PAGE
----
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J Am Geriatr Soc. 2003 Mar;51(3):364-70.

Estimating hip fracture morbidity, mortality and costs.

Author information

1
Section of Decision Sciences and Clinical Systems Modeling, Division of General Internal Medicine, Department of Medicine, University of Pittsburgh School of Medicine, 200 Lothrop Street, Pittsburgh, PA 15213, USA. Braithwaiters@msx.upmc.edu

Abstract

OBJECTIVES:

To estimate lifetime morbidity, mortality, and costs from hip fracture incorporating the effect of deficits in activities of daily living.

DESIGN:

Markov computer cohort simulation considering short- and long-term outcomes attributable to hip fractures. Data estimates were based on published literature, and costs were based primarily on Medicare reimbursement rates.

SETTING:

Postacute hospital facility.

PARTICIPANTS:

Eighty-year-old community dwellers with hip fractures.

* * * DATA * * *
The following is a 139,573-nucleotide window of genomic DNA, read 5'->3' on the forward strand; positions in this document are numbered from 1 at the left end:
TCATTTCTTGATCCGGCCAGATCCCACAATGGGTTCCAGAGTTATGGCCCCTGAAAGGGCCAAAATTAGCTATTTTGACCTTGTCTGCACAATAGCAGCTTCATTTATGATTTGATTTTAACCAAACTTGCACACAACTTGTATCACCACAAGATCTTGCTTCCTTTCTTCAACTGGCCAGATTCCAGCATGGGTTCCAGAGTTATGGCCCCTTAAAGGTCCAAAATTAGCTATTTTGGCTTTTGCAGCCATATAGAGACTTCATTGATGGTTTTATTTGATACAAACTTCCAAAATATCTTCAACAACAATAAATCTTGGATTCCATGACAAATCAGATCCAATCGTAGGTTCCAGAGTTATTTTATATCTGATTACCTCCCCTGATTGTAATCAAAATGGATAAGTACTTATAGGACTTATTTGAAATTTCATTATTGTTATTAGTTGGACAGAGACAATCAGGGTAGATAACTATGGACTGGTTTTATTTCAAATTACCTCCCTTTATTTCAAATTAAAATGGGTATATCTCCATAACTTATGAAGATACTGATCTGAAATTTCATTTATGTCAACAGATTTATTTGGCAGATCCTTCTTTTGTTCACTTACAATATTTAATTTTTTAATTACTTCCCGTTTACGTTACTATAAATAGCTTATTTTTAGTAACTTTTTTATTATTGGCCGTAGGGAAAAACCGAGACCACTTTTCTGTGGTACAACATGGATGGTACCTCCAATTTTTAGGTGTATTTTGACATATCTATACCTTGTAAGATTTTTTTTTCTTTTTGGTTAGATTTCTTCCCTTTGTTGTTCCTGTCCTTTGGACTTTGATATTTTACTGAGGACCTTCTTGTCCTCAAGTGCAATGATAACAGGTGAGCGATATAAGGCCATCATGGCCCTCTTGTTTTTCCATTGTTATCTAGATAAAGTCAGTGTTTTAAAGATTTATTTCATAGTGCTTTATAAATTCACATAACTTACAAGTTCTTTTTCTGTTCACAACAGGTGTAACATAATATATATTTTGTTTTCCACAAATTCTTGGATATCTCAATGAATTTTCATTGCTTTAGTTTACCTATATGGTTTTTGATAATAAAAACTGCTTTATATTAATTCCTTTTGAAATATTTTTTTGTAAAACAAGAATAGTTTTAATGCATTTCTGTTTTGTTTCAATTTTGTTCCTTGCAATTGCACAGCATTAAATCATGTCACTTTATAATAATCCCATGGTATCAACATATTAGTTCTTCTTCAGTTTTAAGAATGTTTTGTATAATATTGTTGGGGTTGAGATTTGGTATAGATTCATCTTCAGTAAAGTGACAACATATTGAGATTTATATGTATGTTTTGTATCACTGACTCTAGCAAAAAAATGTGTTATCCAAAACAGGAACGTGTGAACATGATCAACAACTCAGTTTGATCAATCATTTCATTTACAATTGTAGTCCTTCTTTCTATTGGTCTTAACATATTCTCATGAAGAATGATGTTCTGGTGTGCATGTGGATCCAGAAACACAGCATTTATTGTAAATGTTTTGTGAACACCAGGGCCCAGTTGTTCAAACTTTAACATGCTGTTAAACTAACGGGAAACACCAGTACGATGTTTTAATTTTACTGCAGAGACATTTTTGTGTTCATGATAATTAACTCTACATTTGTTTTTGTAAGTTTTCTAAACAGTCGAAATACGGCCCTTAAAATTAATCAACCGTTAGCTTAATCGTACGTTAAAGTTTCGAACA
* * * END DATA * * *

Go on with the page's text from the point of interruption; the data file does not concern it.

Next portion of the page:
MEASUREMENTS:

Life expectancy, nursing facility days, and costs.

RESULTS:

Hip fracture reduced life expectancy by 1.8 years or 25% compared with an age- and sex-matched general population. About 17% of remaining life was spent in a nursing facility. The lifetime attributable cost of hip fracture was $81,300, of which nearly half (44%) related to nursing facility expenses. The development of deficits in ADLs after hip fracture resulted in substantial morbidity, mortality, and costs.

CONCLUSION:

Hip fractures result in significant mortality, morbidity, and costs. The estimated lifetime cost for all hip fractures in the United States in 1997 likely exceeded $20 billion. These results emphasize the importance of current and future interventions to decrease the incidence of hip fracture.

PMID:
12588580
[Indexed for MEDLINE]

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